Title: Sleep loss, adrenergic inhibition, cognitive performance and cerebral water diffusion in humans
Postdoc Fellow: Sebastian Holst, NRU
Sufficient sleep is a key determinant of health, and sleep loss is associated with severe health risks. Nevertheless the underlying biological and molecular mechanisms of sleep-wake regulation remain only poorly understood. Recently, a novel molecular function of sleep was described in rodents. The ‘glymphatic system’ is a sleep dependent macroscopic pathway in the central nervous system, which facilitates the clearance of interstitial waste products. So far however, it remains to be described whether this sleep dependent clearance of neurotoxic waste products may explain why all species, including humans, spend a large fraction of their lives sleeping, and whether the glymphatic pathway is linked to the cognitive impairments associated with sleep loss. Moreover, manipulation of glymphatic clearance is of considerable interest, as it may define entirely new approaches for enhancing sleep quality and reduce or delay our need for sleep.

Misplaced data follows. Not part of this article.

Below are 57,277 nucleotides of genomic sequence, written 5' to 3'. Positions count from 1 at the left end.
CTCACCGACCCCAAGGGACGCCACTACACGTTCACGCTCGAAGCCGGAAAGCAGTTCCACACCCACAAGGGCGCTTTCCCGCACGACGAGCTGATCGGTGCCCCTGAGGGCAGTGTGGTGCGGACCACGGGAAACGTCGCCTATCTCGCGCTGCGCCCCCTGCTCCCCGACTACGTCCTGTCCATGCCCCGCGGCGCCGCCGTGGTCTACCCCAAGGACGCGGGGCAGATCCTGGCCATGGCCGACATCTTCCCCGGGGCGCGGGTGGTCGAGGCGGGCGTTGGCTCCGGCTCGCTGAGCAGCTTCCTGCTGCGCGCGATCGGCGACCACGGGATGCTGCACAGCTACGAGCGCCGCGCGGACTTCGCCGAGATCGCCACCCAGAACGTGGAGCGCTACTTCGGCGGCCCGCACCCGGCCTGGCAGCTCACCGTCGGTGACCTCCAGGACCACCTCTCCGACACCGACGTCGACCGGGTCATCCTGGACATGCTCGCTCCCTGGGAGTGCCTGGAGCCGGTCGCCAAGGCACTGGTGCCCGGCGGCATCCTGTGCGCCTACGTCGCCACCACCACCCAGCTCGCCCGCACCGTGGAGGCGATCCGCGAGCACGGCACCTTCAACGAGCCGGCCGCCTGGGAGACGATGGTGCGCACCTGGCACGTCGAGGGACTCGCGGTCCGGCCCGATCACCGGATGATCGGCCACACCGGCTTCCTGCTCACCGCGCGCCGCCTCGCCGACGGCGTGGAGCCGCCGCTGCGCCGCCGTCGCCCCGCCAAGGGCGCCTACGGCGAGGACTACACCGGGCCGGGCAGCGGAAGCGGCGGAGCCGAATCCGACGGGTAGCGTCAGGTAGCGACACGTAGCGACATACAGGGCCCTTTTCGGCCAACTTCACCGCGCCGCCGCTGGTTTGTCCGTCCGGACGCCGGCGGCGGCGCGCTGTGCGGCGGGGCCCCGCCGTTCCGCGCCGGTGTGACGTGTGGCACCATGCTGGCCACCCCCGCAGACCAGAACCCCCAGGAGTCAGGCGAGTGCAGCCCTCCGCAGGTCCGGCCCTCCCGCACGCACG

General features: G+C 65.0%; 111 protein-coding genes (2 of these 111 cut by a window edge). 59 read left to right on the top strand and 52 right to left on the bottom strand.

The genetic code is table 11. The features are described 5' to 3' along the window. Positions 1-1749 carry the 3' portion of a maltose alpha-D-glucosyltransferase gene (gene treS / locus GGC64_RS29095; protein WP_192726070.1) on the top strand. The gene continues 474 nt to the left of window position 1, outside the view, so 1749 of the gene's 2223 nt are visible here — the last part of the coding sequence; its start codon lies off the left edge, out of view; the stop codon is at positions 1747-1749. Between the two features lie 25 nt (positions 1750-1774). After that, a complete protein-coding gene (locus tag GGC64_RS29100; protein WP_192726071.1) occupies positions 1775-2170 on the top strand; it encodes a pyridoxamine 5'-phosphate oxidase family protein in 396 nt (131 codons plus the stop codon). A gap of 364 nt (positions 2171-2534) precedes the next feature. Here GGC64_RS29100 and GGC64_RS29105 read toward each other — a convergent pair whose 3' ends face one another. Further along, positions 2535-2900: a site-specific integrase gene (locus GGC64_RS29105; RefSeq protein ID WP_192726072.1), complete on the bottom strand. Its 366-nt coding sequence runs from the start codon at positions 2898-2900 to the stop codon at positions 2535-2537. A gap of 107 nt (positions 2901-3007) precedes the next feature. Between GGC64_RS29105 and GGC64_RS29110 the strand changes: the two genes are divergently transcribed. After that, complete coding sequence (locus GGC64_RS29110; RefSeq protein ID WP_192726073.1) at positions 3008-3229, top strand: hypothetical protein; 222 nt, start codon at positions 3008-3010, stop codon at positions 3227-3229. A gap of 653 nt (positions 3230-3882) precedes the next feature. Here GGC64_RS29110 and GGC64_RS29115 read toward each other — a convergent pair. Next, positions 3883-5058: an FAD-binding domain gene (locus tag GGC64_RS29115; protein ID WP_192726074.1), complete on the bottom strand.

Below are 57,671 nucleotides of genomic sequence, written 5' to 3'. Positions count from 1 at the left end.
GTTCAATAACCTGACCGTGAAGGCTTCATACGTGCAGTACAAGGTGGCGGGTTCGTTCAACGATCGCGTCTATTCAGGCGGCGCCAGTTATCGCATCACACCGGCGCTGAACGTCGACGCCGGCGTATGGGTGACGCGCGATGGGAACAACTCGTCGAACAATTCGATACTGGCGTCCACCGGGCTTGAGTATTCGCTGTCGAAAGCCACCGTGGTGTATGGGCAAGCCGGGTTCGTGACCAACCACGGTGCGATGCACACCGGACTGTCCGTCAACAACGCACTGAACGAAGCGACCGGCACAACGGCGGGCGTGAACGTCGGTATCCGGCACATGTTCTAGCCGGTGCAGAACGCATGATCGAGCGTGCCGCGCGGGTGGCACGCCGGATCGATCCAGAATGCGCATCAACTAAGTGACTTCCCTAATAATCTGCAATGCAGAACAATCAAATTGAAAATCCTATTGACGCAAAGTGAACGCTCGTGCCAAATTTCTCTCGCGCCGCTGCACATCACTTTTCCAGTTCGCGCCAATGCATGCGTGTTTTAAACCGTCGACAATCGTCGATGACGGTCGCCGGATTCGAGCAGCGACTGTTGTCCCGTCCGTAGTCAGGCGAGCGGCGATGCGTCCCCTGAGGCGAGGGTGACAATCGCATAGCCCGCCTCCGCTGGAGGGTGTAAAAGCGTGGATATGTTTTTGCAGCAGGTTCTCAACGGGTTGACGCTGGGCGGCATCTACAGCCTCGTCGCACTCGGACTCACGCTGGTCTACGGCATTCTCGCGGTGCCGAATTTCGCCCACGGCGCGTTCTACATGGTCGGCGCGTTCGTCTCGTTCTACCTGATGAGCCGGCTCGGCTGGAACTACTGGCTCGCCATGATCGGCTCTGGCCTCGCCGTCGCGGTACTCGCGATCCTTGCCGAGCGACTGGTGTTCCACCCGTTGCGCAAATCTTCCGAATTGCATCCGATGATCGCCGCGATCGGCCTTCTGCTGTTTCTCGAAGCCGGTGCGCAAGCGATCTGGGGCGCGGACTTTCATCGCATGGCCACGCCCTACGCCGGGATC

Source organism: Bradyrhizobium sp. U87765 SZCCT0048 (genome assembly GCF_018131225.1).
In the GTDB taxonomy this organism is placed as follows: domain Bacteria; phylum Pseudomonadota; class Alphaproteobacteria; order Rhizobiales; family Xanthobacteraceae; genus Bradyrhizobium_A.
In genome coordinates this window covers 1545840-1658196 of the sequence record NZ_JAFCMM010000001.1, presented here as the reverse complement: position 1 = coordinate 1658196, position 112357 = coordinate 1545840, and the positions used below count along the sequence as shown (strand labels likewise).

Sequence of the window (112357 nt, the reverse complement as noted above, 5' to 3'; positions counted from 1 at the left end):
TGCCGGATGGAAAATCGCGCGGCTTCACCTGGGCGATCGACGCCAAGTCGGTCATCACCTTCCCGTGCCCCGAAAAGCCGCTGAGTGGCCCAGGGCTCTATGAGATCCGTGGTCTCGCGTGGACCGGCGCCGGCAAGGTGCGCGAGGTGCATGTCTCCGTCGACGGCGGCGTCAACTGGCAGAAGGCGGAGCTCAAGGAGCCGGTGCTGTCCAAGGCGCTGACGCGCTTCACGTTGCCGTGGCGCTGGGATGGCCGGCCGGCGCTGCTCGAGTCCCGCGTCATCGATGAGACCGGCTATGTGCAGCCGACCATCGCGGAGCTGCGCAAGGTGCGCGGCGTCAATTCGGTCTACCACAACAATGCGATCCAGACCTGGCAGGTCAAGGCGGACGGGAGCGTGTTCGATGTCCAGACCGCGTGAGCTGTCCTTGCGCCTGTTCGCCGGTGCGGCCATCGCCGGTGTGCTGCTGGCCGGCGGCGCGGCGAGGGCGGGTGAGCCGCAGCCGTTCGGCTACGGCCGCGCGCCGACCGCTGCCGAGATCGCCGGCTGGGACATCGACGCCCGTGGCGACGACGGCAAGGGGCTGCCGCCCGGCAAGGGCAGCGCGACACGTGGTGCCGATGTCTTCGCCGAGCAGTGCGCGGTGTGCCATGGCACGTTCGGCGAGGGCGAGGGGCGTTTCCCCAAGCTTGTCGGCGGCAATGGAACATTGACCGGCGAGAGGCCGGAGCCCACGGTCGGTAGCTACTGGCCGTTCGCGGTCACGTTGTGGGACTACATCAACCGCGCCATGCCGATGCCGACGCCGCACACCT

Here, we propose for the first time, to investigate the glymphatic system in humans in vivo. Specifically, we will measure cerebral water diffusion with magnetic resonance (MR) diffusion weighted imaging (DWI) in the human brain across the sleep wake cycle. By comparing DWI between wakefulness and sleep, we will be able to establish if, and to what extent, the glymphatic system operates in the sleeping human brain. Moreover, the level of water diffusion may predict cognitive performance measures, which we will assess immediately before and after imaging sessions. Secondly, we propose to interfere with the glymphatic system by administering adrenergic antagonist in a placebo controlled crossover manner. Such antagonists have previously been shown to enhance glymphatic clearance, which will allow us to test if increased glymphatic activity, measured with DWI, can improve sleep-intensity and cognitive functions.
Taken together, this study will provide the first evidence for a sleep dependent human glymphatic system.